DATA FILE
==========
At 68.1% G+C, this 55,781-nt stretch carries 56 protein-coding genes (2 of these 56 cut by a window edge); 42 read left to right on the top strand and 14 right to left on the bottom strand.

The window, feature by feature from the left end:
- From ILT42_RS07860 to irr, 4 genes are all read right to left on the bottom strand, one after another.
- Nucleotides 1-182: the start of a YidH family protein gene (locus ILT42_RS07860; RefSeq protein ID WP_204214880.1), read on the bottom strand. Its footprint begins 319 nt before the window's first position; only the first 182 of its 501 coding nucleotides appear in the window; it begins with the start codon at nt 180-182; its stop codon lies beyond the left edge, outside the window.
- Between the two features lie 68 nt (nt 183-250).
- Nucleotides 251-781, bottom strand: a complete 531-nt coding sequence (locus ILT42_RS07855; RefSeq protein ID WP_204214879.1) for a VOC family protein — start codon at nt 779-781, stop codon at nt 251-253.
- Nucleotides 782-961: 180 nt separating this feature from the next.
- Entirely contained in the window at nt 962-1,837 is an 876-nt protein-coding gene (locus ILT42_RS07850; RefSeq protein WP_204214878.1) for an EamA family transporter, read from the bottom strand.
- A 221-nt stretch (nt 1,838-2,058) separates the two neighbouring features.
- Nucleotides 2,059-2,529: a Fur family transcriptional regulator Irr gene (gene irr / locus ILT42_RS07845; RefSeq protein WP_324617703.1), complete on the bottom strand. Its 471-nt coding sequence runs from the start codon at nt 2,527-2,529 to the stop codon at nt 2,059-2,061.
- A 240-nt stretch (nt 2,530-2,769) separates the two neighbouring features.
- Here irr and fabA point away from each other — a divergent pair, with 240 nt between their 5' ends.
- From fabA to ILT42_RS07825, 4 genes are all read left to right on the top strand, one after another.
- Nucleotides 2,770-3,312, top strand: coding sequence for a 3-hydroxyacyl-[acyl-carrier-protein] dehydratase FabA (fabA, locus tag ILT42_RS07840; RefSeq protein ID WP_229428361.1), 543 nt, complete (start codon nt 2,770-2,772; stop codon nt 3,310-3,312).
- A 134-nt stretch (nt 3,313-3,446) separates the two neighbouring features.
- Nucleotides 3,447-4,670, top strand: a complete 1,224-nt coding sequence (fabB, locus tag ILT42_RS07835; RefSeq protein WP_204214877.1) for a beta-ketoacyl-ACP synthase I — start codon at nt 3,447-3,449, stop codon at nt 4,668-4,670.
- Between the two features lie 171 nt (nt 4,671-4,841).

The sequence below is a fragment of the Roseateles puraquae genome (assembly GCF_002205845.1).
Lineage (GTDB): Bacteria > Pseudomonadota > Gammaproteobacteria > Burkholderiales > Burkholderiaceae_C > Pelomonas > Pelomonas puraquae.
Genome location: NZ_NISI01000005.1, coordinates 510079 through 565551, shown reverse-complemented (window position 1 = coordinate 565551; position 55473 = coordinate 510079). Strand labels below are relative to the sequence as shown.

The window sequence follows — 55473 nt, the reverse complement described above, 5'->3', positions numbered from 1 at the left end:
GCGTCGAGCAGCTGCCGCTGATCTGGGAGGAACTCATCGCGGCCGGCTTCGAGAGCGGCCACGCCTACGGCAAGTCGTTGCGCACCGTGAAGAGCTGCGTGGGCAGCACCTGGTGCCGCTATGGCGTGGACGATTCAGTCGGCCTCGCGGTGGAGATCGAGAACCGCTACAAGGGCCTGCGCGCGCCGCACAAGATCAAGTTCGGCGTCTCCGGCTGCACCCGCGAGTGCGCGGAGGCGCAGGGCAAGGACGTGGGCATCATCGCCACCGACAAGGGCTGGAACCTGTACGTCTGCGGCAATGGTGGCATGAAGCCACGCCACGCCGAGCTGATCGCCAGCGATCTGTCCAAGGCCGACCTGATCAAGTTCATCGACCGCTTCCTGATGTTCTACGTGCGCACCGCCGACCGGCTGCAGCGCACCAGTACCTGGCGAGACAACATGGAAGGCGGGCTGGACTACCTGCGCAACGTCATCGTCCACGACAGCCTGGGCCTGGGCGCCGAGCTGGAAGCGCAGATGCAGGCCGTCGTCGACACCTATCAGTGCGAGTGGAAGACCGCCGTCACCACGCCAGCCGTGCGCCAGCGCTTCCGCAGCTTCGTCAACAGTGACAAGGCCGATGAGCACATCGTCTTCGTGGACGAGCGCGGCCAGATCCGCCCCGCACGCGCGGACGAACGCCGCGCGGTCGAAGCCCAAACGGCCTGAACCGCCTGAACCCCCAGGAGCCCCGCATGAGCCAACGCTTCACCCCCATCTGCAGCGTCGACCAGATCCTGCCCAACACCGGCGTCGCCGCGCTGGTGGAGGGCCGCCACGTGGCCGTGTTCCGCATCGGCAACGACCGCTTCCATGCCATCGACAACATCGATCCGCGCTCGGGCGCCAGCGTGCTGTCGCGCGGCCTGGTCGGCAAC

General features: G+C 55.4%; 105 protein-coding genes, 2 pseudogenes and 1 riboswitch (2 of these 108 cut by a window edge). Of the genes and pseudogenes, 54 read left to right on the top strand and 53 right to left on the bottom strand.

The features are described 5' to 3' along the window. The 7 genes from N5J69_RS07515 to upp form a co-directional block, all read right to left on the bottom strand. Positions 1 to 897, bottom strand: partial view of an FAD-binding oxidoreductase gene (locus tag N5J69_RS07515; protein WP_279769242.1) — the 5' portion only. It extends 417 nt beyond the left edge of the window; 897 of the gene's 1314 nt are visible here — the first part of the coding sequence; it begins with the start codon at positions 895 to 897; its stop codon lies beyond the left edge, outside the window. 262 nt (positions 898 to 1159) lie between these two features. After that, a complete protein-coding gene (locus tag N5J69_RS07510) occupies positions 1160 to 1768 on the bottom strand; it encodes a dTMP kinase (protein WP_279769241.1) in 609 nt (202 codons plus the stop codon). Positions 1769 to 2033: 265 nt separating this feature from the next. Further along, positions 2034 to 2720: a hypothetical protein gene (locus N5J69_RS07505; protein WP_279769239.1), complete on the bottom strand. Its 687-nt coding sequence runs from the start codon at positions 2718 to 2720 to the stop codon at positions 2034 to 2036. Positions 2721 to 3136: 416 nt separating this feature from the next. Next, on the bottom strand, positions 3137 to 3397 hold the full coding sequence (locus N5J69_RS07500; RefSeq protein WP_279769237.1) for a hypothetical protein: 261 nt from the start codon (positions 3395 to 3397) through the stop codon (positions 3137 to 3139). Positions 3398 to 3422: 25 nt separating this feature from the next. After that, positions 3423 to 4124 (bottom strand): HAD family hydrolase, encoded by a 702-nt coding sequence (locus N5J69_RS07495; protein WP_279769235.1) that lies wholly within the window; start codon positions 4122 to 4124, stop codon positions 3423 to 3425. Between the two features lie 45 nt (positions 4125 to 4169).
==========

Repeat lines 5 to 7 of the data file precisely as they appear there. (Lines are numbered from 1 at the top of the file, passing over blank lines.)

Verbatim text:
- Between the two features lie 68 nt (nt 183-250).
- Nucleotides 251-781, bottom strand: a complete 531-nt coding sequence (locus ILT42_RS07855; RefSeq protein ID WP_204214879.1) for a VOC family protein — start codon at nt 779-781, stop codon at nt 251-253.
- Nucleotides 782-961: 180 nt separating this feature from the next.